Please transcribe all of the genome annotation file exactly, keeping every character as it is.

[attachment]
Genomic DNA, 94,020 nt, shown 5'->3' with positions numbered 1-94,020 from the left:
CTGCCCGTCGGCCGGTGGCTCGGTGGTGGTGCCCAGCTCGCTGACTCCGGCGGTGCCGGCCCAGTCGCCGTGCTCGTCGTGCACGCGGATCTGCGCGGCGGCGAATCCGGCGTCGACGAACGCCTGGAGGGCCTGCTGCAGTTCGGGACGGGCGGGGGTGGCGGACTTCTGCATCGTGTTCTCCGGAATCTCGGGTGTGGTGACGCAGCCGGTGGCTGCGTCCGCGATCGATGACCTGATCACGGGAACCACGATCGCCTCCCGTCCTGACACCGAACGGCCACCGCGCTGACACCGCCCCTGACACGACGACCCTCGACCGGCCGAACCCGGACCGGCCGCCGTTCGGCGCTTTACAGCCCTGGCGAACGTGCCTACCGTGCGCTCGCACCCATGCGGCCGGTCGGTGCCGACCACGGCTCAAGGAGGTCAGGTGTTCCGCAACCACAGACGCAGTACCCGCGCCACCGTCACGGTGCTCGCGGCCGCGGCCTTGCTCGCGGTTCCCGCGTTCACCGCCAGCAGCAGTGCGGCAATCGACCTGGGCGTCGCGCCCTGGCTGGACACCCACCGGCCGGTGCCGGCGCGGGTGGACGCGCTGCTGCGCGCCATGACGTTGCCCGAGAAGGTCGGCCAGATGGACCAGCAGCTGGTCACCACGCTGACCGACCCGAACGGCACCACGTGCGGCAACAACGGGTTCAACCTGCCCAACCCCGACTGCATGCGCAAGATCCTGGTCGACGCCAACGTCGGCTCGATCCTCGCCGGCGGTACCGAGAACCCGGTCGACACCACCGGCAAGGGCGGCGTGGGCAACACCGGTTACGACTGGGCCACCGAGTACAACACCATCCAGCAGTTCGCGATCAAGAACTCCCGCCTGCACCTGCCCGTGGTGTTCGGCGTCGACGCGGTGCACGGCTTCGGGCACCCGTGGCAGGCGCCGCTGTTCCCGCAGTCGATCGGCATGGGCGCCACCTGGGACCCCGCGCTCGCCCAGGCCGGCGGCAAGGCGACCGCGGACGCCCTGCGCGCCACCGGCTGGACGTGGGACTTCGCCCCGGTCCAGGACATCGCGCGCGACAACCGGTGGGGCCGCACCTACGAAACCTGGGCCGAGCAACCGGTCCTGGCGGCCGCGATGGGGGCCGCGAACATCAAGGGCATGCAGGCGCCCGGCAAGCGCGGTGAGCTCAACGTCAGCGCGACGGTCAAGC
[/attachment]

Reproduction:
Genomic DNA, 94,020 nt, shown 5'->3' with positions numbered 1-94,020 from the left:
CTGCCCGTCGGCCGGTGGCTCGGTGGTGGTGCCCAGCTCGCTGACTCCGGCGGTGCCGGCCCAGTCGCCGTGCTCGTCGTGCACGCGGATCTGCGCGGCGGCGAATCCGGCGTCGACGAACGCCTGGAGGGCCTGCTGCAGTTCGGGACGGGCGGGGGTGGCGGACTTCTGCATCGTGTTCTCCGGAATCTCGGGTGTGGTGACGCAGCCGGTGGCTGCGTCCGCGATCGATGACCTGATCACGGGAACCACGATCGCCTCCCGTCCTGACACCGAACGGCCACCGCGCTGACACCGCCCCTGACACGACGACCCTCGACCGGCCGAACCCGGACCGGCCGCCGTTCGGCGCTTTACAGCCCTGGCGAACGTGCCTACCGTGCGCTCGCACCCATGCGGCCGGTCGGTGCCGACCACGGCTCAAGGAGGTCAGGTGTTCCGCAACCACAGACGCAGTACCCGCGCCACCGTCACGGTGCTCGCGGCCGCGGCCTTGCTCGCGGTTCCCGCGTTCACCGCCAGCAGCAGTGCGGCAATCGACCTGGGCGTCGCGCCCTGGCTGGACACCCACCGGCCGGTGCCGGCGCGGGTGGACGCGCTGCTGCGCGCCATGACGTTGCCCGAGAAGGTCGGCCAGATGGACCAGCAGCTGGTCACCACGCTGACCGACCCGAACGGCACCACGTGCGGCAACAACGGGTTCAACCTGCCCAACCCCGACTGCATGCGCAAGATCCTGGTCGACGCCAACGTCGGCTCGATCCTCGCCGGCGGTACCGAGAACCCGGTCGACACCACCGGCAAGGGCGGCGTGGGCAACACCGGTTACGACTGGGCCACCGAGTACAACACCATCCAGCAGTTCGCGATCAAGAACTCCCGCCTGCACCTGCCCGTGGTGTTCGGCGTCGACGCGGTGCACGGCTTCGGGCACCCGTGGCAGGCGCCGCTGTTCCCGCAGTCGATCGGCATGGGCGCCACCTGGGACCCCGCGCTCGCCCAGGCCGGCGGCAAGGCGACCGCGGACGCCCTGCGCGCCACCGGCTGGACGTGGGACTTCGCCCCGGTCCAGGACATCGCGCGCGACAACCGGTGGGGCCGCACCTACGAAACCTGGGCCGAGCAACCGGTCCTGGCGGCCGCGATGGGGGCCGCGAACATCAAGGGCATGCAGGCGCCCGGCAAGCGCGGTGAGCTCAACGTCAGCGCGACGGTCAAGC